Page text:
Meanwhile are tourism sources still hoping that a common East African visitors Visa will be sanctioned at last to spur travel across the entire region, something which might hugely benefit the regions tourism industry, but again, turf protection may once more override this long hoped for innovation. Watch this space.

Uganda News

(Soon in the skies over Uganda, a Gulf Air A320)

Just over a week away from the launch of its return to Uganda has the Gulf Air team now gotten into gear and is working the market with launch fares. While travel to the GCC region, mainly thought to be Dubai of course, and some key destinations in India, is pegged at 200 US Dollars return, PLUS taxes, it is double of the recent launch fares by Qatar Airways which for the launch week were on offer at 99 US Dollars for Gulf destinations, and while this particular offer has since expired, market fares will surely reflect the entry of the latest airline into the Uganda market and the subsequently sharply increased competition.
Gulf Air will re-enter the Ugandan market with 4 flights a week on the 05th December and their choice of GSA, Lets Go Travel Uganda / UniGlobe ensures that they will leave no stone unturned to work the market hard. Happy landings, as and when, and watch this space for the inaugural flight report.

Kenya News
The annual Lamu Cultural Festival came to a close yesterday with every available bed booked up by locals, said to comprise over 75 percent of the hotel bookings but also by overseas tourists, who had defied the blanket anti travel advisories and flown, boated and drove to this ancient Swahili township. The Kenya Tourist Board and the Ministry of Tourism had gone flat out to promote the event and this was thought decisive of making the event a full house, with first feedback from a group of Tweeps, who were invited to cover the event under the hash tag line #TembeaKenya, also confirming the widespread presence, on shore and off shore, of security to ensure an incident free festival. #TembeaKenya is a social media campaign which evolved in recent weeks on Twitter, to promote increased travel by Kenyans across Kenya Tembea in Kiswahili stands for walk or travel and this correspondent has widened the scheme into #TembeaEastAfrica to have every country across the East African region embrace travel at home to enjoy the sights which attract so many visitors from abroad and yet are rarely appreciated by those living here.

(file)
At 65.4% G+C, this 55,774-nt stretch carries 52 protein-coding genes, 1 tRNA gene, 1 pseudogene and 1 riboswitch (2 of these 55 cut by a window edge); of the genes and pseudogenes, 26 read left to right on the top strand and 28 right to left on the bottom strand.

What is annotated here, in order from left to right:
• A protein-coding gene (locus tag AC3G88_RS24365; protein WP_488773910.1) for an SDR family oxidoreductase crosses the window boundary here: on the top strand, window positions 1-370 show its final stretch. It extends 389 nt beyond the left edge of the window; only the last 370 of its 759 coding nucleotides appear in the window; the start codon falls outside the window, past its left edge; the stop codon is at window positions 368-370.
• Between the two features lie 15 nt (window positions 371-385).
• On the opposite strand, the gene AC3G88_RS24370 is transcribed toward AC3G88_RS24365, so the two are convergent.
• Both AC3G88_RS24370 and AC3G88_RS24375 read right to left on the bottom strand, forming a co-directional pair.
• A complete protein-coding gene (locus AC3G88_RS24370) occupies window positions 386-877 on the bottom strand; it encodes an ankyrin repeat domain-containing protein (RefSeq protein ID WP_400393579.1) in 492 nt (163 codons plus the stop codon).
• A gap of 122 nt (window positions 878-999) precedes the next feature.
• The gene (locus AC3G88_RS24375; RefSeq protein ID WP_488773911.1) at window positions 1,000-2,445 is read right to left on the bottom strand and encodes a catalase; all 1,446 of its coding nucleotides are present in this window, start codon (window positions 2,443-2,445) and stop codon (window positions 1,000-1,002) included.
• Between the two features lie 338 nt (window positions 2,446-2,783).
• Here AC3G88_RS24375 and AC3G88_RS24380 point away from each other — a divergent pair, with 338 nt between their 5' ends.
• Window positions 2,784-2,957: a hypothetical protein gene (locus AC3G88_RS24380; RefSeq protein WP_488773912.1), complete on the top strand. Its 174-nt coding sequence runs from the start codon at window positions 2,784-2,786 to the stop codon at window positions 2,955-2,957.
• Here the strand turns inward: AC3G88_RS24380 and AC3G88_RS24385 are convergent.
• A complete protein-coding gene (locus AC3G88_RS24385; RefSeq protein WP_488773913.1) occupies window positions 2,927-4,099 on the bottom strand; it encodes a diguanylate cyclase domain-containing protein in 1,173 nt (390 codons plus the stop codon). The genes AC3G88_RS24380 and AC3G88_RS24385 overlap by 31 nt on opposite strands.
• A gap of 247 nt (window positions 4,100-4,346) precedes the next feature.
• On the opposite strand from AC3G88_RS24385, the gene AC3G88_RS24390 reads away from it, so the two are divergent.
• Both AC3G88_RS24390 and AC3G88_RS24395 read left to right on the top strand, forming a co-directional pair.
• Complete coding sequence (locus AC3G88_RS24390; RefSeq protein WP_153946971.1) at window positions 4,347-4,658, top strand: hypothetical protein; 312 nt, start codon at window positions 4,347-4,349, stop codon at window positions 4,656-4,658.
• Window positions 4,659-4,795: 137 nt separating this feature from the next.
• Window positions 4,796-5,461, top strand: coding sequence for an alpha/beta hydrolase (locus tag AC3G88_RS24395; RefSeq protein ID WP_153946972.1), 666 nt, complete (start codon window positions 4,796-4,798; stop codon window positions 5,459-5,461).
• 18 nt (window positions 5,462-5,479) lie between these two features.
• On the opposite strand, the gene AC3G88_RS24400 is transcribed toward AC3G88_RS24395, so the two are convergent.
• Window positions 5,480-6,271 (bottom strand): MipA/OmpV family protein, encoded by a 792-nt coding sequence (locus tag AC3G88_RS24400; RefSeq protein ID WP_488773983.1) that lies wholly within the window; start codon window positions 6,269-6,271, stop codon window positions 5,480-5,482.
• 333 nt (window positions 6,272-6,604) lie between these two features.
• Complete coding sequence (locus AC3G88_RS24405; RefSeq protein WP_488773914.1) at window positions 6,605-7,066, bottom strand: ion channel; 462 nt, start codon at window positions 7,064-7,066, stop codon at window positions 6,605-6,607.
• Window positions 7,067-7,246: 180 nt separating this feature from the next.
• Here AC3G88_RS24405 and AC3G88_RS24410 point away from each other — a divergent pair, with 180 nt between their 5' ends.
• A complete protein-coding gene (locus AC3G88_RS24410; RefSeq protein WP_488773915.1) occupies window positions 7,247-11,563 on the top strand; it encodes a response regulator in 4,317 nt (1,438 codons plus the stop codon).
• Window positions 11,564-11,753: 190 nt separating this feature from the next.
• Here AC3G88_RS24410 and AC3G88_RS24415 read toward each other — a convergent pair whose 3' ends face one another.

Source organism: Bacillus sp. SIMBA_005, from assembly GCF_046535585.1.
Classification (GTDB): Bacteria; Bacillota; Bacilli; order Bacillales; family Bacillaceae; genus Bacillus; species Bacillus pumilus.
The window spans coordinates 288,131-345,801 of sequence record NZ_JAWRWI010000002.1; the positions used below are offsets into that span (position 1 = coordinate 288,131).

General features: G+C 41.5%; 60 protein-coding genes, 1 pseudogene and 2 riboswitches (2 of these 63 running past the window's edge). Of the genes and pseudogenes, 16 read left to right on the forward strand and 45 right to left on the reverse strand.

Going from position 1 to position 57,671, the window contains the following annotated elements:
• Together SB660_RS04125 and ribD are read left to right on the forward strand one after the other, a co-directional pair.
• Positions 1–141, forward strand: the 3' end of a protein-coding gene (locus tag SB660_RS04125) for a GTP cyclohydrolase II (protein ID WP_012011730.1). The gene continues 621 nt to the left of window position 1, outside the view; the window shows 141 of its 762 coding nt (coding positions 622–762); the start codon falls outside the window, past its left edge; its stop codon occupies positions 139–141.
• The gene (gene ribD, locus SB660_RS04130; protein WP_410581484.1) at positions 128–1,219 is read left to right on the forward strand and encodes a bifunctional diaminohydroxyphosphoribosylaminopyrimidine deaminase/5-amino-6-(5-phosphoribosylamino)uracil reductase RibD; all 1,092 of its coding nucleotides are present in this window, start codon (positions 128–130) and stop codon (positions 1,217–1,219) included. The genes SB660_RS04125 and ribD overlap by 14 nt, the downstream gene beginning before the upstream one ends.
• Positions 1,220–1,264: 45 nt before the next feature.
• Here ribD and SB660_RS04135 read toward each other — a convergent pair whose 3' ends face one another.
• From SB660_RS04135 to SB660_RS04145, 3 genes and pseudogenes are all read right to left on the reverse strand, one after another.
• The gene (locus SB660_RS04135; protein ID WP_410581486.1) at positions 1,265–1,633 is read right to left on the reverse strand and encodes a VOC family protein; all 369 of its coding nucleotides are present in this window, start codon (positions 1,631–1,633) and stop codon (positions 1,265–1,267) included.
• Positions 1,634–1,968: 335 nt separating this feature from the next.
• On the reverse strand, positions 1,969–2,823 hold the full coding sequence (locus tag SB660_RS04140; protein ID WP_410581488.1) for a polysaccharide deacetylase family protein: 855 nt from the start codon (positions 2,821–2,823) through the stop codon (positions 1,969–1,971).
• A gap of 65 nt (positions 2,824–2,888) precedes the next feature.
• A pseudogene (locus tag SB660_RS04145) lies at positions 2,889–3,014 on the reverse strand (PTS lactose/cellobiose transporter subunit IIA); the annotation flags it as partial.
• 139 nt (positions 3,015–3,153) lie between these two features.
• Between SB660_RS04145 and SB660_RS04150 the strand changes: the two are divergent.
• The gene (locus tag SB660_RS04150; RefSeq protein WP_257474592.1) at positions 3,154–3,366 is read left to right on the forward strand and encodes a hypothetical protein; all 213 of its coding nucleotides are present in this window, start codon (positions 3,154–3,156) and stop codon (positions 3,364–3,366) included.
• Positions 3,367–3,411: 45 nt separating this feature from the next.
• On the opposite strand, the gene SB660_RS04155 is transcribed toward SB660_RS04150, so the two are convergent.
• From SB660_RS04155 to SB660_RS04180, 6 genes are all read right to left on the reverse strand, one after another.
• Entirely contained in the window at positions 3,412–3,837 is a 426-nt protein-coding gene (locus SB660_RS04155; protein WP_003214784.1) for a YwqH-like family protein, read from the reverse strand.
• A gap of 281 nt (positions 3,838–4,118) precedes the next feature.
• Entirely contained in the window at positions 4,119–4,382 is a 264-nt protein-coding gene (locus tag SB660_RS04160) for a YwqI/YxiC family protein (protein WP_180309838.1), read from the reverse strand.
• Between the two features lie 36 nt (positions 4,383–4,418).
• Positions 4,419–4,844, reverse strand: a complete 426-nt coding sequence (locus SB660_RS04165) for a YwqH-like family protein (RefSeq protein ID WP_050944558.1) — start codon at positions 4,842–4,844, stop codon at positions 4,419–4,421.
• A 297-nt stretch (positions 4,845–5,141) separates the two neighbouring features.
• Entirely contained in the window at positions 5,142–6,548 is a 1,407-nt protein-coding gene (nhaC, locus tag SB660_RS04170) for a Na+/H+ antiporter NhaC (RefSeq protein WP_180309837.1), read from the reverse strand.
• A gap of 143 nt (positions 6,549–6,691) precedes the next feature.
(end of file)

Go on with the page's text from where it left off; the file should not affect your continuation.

Music, dance and poetry performances went alongside art exhibitions and of course the traditional donkey races, flagged off by tourism minister Najib Balala but the most spectacular event, as always, turned out to be the dhow races, which were increased from previously two to three categories, and turned out to be the largest assembly of the classic sailing dhows seen for ages, with participants coming from as far South as Mozambique.
The Lamu Tourism Association pegged attendance for the festival to nearly 70.000 visitors over the four day festival period, the highest ever seen so far and local tourism stakeholders expressed their gratitude to the Ministry of Tourism for standing by them and supporting the festival this year with an extraordinary promotional effort, at home, in the region and overseas.
See you next year in Lamu then, while in the meantime all eyes will be turning to the next major Swahili culture and arts festival Sauti Za Busara, staged in Zanzibar early next year.